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Why Does My House Smell Like Sewer When It Rains

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Who doesn’t love a good rain, right? In most places of the country, rain is welcomed and needed. The rain cleans the air around us and helps keep everything green.  However, rain can cause problems with your home. One of the first things homeowners worry about is their roof. Are all the shingles in place or is there a potential leak around the flashings.

What most homeowners hardly think about is how rain affects the plumbing in their homes. It can be common for a home to smell like a sewer when it rains. It isn’t pleasant, and you will want to get a plumber to come out and look at your problem right away. Below we will discuss several issues that rain can cause plumbing issues.

There are obvious issues like outside drains that get clogged. Anyone with outside drains knows that those specific drains get clogged up with dirt, grass, leaves, and other debris. You will notice when it rains, those outside drains become puddles and can turn into small ponds in your yard.

Outside drains usually aren’t the culprit of sewer smell but can be. Either way, when you notice those drains not working properly you need a plumber to come out and clear the debris. Flooding is one of the leading causes of damage to properties.

Sewer Gas

The first step is understanding what sewer gas is.  Sewer gas is gases coming from your sewage system that is produced by waste mixing with other household products going down your drains. The gas itself can be both non-toxic and toxic gases. This mixture can produce some very bad smells and include sulfur dioxide, ammonia, hydrogen sulfide, and other gases.

When your house smells like sewer during a rainstorm or just after a rainstorm, that is a sign you have some plumbing issues.  Below we look at some of the specific problems that can cause sewer gas.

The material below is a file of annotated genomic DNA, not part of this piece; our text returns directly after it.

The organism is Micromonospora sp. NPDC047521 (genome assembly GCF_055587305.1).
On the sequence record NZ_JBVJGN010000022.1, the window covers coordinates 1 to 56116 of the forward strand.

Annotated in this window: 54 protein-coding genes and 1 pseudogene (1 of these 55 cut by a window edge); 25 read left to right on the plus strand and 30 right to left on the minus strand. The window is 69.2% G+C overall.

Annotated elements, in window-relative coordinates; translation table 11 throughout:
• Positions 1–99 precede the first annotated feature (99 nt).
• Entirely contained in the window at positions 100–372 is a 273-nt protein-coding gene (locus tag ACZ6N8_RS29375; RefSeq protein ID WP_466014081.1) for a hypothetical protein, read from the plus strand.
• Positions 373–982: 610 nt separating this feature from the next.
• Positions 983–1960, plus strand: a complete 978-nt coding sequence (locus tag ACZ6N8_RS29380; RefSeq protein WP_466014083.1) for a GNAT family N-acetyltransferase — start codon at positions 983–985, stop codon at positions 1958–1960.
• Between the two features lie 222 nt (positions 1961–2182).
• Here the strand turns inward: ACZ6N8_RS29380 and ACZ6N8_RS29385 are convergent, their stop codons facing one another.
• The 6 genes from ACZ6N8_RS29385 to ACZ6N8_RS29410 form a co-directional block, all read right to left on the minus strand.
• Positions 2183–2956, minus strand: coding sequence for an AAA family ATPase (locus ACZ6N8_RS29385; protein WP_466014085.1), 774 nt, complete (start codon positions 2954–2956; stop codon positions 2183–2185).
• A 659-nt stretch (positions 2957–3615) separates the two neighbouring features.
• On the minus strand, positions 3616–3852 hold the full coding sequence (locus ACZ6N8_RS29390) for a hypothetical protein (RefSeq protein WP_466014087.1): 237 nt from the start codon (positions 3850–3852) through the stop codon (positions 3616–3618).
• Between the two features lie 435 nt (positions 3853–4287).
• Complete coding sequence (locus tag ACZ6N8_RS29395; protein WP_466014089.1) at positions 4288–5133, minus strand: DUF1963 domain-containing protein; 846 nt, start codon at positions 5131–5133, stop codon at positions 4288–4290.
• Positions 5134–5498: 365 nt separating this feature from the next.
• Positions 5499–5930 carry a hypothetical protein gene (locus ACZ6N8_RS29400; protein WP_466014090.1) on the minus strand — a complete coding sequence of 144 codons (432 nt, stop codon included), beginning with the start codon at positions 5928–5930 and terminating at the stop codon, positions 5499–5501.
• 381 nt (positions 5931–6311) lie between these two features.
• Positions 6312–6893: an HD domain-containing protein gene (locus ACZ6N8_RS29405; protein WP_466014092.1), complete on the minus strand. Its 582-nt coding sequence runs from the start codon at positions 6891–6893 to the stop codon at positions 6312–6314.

Faulty Water Trap/ P-Trap

When someone refers to a P-trap or a water trap, they are one and the same. A P-trap is a critical piece of plumbing within your home as it stops sewer gas from seeping up into your home.  Each area of your home that has a drain of some sort should have a P-trap. This would include toilets, sinks, and laundry drains. When the P-trap malfunctions or breaks this is often the main reason for sewer smell within your home.

How to Fix

If you are handy enough, you may be able to fix the P-trap yourself.  There are some good videos online that will help point you in the right direction. However, for most of us, it might be best to call a professional plumber. In most areas of the country, plumbers give free estimates. A plumber can come out to your home and properly diagnose the issue and provide a free estimate for repairs.

Septic Systems

Septic tanks and septic systems can last a long time but not forever. Whether some homeowners neglect maintenance or tree roots cause problems septic tanks can fail. One of the more common problems is when there is a broken pipe. Rainwater will find the lowest point, and if you have a crack in your sewer line, your septic tank could begin to fill up. As the septic fills up with rainwater, it causes the sewer gas to rise and if you have a cracked or broken pipe, it will smell bad near your house. This can be unpleasant and embarrassing as the smell can easily travel to your neighbor’s yard as well.

Wax Ring

The wax ring at the base of your toilet helps keep a seal between your toilet and the drain pipe. When a seal is broken, it can lead to a toilet that leaks and a bad smell.  Sewer gas can leak up through your sewer pipes and when the wax ring is broken escape into your home cause an awful smell.

How to Fix:

When your wax ring is broken it will need to be replaced.  This requires the toilet to be drained and removed to access the ring.  Often times the previous worn out wax ring is in bad condition and needs to be scrapped off the toilet flange. You may want to use cleaner or vinegar to clean the area around the toilet flange prior to installing a new wax ring.

Floor Drains

This can be more common in commercial buildings but some houses have floor drains as well.  Usually, a floor drain can be found in a bathroom or kitchen.  A floor drain that was properly installed has a P-trap. If this P-trap is compromised then sewer gas can leak through and cause a nasty smell.

How to Fix:

Please reference our “How to Fix” section a few paragraphs above about P-traps.

Final Thoughts

Sewer gas can seep up through your existing sewer pipes anywhere you have a drain. When it rains, this can amplify the situation by pushing gases out. When you smell sewer in or around your home, that is a sign you have a plumbing problem, you should have fixed right away. In most cases, you will want a professional plumber to come out and assess the situation.